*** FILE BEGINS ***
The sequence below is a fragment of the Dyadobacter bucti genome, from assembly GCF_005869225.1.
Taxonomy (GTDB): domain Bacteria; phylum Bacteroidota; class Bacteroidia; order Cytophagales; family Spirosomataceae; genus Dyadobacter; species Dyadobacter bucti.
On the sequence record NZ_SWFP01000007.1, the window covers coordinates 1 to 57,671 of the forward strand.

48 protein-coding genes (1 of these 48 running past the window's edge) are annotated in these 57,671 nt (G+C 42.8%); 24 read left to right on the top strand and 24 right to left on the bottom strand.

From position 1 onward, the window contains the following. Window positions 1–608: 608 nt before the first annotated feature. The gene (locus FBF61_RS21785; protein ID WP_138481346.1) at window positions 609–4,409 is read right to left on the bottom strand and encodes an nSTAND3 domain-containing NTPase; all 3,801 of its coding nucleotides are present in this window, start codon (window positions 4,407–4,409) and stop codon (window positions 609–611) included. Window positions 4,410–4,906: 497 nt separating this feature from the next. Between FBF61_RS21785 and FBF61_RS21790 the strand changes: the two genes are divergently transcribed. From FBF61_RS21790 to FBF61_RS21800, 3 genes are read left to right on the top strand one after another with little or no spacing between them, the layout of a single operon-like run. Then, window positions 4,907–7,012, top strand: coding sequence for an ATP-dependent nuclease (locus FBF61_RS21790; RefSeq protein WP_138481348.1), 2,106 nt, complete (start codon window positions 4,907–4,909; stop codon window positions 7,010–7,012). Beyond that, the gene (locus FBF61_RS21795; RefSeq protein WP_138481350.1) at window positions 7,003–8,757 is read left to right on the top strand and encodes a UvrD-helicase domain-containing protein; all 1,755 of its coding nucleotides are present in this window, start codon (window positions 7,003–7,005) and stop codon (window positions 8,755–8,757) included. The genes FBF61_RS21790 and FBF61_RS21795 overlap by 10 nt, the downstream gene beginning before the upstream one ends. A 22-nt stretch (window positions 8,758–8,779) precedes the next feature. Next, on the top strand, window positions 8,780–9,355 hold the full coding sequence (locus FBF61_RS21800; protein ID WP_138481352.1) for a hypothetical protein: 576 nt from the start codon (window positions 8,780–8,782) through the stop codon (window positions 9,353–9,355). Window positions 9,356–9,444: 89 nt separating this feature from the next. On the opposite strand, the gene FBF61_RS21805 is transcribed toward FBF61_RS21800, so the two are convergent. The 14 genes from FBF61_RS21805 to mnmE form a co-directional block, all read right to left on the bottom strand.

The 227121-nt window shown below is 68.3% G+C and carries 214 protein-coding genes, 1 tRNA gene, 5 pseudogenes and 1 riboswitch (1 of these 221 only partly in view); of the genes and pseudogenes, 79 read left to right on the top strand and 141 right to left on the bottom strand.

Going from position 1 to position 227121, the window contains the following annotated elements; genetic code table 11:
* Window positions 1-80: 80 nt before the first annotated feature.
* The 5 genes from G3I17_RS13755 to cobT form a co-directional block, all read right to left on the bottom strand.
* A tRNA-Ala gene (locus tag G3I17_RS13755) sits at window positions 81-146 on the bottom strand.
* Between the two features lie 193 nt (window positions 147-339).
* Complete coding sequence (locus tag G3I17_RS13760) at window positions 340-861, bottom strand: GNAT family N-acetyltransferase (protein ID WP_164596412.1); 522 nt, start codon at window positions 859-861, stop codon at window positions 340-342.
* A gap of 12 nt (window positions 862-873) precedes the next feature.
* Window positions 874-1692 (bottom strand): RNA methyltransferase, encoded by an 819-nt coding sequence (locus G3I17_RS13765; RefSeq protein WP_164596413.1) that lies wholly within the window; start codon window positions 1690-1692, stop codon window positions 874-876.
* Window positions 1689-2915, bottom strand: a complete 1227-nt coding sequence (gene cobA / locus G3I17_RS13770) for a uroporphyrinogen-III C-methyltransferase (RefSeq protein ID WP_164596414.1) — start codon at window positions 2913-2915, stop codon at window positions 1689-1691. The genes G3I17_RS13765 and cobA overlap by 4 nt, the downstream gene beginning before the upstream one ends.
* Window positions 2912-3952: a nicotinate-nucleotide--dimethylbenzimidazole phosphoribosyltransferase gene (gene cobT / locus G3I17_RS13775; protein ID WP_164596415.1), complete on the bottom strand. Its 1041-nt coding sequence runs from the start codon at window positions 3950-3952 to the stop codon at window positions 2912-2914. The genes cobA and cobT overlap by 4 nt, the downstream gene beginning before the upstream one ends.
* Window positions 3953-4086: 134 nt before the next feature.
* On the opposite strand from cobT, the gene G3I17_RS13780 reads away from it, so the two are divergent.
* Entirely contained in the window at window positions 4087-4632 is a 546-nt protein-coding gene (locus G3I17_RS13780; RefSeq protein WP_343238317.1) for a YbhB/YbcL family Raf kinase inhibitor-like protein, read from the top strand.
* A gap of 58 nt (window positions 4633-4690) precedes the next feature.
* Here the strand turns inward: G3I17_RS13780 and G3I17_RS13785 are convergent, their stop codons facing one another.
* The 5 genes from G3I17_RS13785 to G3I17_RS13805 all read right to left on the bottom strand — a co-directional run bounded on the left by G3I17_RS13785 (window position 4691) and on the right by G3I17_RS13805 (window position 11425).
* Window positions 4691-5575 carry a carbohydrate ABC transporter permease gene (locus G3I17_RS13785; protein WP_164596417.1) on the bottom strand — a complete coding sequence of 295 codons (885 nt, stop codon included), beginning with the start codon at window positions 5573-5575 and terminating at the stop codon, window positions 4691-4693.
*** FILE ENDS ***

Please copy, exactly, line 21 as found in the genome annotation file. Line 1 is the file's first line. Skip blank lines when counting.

* Here the strand turns inward: G3I17_RS13780 and G3I17_RS13785 are convergent, their stop codons facing one another.